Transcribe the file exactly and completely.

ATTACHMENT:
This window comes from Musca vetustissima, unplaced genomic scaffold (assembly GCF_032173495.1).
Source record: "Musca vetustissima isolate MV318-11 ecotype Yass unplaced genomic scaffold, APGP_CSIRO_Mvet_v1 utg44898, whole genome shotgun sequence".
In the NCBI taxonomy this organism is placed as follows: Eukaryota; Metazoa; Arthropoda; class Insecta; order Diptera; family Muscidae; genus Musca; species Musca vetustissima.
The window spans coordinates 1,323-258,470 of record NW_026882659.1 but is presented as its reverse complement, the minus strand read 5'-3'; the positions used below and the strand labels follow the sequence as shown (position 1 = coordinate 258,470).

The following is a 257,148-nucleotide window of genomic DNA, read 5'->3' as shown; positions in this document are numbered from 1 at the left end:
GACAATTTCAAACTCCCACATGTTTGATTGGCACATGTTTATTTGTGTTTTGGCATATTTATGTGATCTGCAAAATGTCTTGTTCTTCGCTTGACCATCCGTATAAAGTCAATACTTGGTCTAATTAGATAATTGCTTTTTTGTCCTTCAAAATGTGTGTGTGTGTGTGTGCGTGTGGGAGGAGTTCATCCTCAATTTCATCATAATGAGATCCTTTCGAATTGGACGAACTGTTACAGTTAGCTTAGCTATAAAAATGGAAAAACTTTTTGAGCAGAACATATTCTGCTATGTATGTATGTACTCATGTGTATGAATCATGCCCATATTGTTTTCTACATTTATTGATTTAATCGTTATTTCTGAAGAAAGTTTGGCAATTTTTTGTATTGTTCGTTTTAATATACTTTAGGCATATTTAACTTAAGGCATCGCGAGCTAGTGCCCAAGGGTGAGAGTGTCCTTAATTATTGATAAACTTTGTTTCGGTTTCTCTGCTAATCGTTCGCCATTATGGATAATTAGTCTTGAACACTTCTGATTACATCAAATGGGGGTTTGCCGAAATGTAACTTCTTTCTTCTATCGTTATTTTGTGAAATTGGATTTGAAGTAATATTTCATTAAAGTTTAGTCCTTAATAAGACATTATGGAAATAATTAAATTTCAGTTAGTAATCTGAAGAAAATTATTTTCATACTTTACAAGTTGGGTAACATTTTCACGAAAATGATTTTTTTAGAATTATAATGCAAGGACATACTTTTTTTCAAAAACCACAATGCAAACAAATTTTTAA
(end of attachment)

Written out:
This window comes from Musca vetustissima, unplaced genomic scaffold (assembly GCF_032173495.1).
Source record: "Musca vetustissima isolate MV318-11 ecotype Yass unplaced genomic scaffold, APGP_CSIRO_Mvet_v1 utg44898, whole genome shotgun sequence".
In the NCBI taxonomy this organism is placed as follows: Eukaryota; Metazoa; Arthropoda; class Insecta; order Diptera; family Muscidae; genus Musca; species Musca vetustissima.
The window spans coordinates 1,323-258,470 of record NW_026882659.1 but is presented as its reverse complement, the minus strand read 5'-3'; the positions used below and the strand labels follow the sequence as shown (position 1 = coordinate 258,470).

The following is a 257,148-nucleotide window of genomic DNA, read 5'->3' as shown; positions in this document are numbered from 1 at the left end:
GACAATTTCAAACTCCCACATGTTTGATTGGCACATGTTTATTTGTGTTTTGGCATATTTATGTGATCTGCAAAATGTCTTGTTCTTCGCTTGACCATCCGTATAAAGTCAATACTTGGTCTAATTAGATAATTGCTTTTTTGTCCTTCAAAATGTGTGTGTGTGTGTGTGCGTGTGGGAGGAGTTCATCCTCAATTTCATCATAATGAGATCCTTTCGAATTGGACGAACTGTTACAGTTAGCTTAGCTATAAAAATGGAAAAACTTTTTGAGCAGAACATATTCTGCTATGTATGTATGTACTCATGTGTATGAATCATGCCCATATTGTTTTCTACATTTATTGATTTAATCGTTATTTCTGAAGAAAGTTTGGCAATTTTTTGTATTGTTCGTTTTAATATACTTTAGGCATATTTAACTTAAGGCATCGCGAGCTAGTGCCCAAGGGTGAGAGTGTCCTTAATTATTGATAAACTTTGTTTCGGTTTCTCTGCTAATCGTTCGCCATTATGGATAATTAGTCTTGAACACTTCTGATTACATCAAATGGGGGTTTGCCGAAATGTAACTTCTTTCTTCTATCGTTATTTTGTGAAATTGGATTTGAAGTAATATTTCATTAAAGTTTAGTCCTTAATAAGACATTATGGAAATAATTAAATTTCAGTTAGTAATCTGAAGAAAATTATTTTCATACTTTACAAGTTGGGTAACATTTTCACGAAAATGATTTTTTTAGAATTATAATGCAAGGACATACTTTTTTTCAAAAACCACAATGCAAACAAATTTTTAA